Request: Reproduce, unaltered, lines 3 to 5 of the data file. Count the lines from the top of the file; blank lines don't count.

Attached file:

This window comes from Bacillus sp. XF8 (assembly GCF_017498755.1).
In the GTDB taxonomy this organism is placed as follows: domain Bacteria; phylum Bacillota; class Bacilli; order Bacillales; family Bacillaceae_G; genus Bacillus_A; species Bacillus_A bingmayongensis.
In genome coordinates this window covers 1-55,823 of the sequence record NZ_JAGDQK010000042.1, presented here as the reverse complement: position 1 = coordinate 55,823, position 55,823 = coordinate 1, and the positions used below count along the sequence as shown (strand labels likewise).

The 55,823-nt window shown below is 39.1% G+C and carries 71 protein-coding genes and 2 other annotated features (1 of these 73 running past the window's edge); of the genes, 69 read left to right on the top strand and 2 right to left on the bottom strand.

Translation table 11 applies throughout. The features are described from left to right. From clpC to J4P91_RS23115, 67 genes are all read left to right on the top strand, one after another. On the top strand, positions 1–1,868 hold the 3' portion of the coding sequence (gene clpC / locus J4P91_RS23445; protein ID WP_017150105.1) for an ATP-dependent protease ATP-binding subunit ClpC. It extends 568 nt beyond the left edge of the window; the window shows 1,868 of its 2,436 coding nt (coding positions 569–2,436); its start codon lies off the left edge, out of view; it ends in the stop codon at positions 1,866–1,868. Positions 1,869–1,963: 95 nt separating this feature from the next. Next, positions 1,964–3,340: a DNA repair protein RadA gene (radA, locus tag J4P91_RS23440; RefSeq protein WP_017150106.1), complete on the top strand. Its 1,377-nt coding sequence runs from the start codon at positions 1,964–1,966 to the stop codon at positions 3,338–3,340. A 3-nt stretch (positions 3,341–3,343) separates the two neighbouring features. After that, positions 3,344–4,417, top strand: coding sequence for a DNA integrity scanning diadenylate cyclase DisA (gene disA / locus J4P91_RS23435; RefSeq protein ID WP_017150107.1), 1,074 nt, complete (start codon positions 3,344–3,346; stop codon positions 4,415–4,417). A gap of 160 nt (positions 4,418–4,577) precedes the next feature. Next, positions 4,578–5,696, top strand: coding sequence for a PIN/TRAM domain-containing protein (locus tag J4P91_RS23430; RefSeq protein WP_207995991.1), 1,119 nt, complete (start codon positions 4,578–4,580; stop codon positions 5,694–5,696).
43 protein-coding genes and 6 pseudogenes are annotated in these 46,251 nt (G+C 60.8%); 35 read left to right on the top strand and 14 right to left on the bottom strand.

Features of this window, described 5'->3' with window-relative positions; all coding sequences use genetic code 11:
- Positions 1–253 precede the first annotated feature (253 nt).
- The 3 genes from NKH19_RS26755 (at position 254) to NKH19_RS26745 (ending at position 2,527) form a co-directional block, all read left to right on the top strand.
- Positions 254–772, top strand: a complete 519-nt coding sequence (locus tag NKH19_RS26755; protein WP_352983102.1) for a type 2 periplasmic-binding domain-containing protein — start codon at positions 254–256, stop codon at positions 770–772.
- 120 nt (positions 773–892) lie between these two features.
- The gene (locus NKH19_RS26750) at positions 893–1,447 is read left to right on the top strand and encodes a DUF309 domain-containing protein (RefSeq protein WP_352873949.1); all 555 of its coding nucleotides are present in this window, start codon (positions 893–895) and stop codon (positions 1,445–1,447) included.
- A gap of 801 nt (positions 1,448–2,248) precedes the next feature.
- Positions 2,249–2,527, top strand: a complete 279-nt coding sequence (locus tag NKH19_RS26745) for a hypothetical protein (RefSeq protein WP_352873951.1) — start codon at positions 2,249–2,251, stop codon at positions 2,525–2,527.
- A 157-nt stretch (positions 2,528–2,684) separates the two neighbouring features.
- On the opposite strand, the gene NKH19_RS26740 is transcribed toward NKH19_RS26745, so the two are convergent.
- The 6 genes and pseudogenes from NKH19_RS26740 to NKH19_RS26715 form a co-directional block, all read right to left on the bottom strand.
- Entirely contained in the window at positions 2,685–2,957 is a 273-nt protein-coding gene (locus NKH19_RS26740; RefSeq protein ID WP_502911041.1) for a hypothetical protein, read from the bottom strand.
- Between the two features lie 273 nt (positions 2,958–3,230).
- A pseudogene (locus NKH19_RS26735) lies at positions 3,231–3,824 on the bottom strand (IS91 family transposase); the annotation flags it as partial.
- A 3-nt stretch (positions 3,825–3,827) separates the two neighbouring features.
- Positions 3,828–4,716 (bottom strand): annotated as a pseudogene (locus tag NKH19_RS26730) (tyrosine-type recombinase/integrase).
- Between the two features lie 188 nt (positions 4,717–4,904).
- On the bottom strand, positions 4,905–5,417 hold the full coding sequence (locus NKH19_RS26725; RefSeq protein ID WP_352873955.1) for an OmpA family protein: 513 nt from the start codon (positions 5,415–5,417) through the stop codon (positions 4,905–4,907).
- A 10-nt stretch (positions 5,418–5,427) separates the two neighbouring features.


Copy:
In genome coordinates this window covers 1-55,823 of the sequence record NZ_JAGDQK010000042.1, presented here as the reverse complement: position 1 = coordinate 55,823, position 55,823 = coordinate 1, and the positions used below count along the sequence as shown (strand labels likewise).

The 55,823-nt window shown below is 39.1% G+C and carries 71 protein-coding genes and 2 other annotated features (1 of these 73 running past the window's edge); of the genes, 69 read left to right on the top strand and 2 right to left on the bottom strand.

Translation table 11 applies throughout. The features are described from left to right. From clpC to J4P91_RS23115, 67 genes are all read left to right on the top strand, one after another. On the top strand, positions 1–1,868 hold the 3' portion of the coding sequence (gene clpC / locus J4P91_RS23445; protein ID WP_017150105.1) for an ATP-dependent protease ATP-binding subunit ClpC. It extends 568 nt beyond the left edge of the window; the window shows 1,868 of its 2,436 coding nt (coding positions 569–2,436); its start codon lies off the left edge, out of view; it ends in the stop codon at positions 1,866–1,868. Positions 1,869–1,963: 95 nt separating this feature from the next. Next, positions 1,964–3,340: a DNA repair protein RadA gene (radA, locus tag J4P91_RS23440; RefSeq protein WP_017150106.1), complete on the top strand. Its 1,377-nt coding sequence runs from the start codon at positions 1,964–1,966 to the stop codon at positions 3,338–3,340. A 3-nt stretch (positions 3,341–3,343) separates the two neighbouring features. After that, positions 3,344–4,417, top strand: coding sequence for a DNA integrity scanning diadenylate cyclase DisA (gene disA / locus J4P91_RS23435; RefSeq protein ID WP_017150107.1), 1,074 nt, complete (start codon positions 3,344–3,346; stop codon positions 4,415–4,417). A gap of 160 nt (positions 4,418–4,577) precedes the next feature. Next, positions 4,578–5,696, top strand: coding sequence for a PIN/TRAM domain-containing protein (locus tag J4P91_RS23430; RefSeq protein WP_207995991.1), 1,119 nt, complete (start codon positions 4,578–4,580; stop codon positions 5,694–5,696).